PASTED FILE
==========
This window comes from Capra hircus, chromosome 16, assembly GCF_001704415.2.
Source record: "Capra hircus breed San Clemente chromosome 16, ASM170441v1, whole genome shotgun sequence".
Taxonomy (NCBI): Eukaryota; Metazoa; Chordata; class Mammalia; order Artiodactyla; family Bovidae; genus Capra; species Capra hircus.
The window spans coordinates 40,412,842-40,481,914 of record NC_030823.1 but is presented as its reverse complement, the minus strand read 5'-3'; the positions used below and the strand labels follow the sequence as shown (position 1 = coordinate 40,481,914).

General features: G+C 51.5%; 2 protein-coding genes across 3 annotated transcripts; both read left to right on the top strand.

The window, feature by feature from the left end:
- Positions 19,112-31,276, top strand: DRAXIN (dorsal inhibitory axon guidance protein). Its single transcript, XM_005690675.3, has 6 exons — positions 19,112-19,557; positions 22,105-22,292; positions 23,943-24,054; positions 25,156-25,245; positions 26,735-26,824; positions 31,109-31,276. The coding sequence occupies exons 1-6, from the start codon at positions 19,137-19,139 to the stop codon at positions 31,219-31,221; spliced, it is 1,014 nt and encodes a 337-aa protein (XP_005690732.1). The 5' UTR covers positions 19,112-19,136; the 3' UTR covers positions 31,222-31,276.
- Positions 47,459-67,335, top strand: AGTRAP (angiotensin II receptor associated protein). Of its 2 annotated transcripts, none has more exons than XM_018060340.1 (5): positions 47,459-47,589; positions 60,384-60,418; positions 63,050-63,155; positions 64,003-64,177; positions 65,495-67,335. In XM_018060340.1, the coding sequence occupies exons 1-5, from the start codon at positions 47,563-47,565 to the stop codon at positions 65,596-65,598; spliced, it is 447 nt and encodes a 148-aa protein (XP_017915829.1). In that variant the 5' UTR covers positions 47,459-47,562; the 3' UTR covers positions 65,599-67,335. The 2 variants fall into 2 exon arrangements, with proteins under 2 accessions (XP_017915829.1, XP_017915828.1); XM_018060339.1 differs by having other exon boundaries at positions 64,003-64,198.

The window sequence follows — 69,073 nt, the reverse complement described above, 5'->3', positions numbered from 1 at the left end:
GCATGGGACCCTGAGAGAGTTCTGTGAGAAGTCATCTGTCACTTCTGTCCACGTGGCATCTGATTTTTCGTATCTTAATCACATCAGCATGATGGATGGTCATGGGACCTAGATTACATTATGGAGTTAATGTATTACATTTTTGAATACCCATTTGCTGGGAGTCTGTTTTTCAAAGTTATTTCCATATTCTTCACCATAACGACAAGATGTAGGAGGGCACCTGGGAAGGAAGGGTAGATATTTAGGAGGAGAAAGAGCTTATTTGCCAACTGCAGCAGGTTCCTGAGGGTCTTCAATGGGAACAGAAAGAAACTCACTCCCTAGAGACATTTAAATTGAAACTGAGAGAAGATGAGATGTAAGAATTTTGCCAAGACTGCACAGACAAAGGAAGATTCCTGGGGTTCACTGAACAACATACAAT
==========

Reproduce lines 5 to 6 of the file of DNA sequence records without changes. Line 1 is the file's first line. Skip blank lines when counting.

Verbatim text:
General features: G+C 51.5%; 2 protein-coding genes across 3 annotated transcripts; both read left to right on the top strand.

The window, feature by feature from the left end: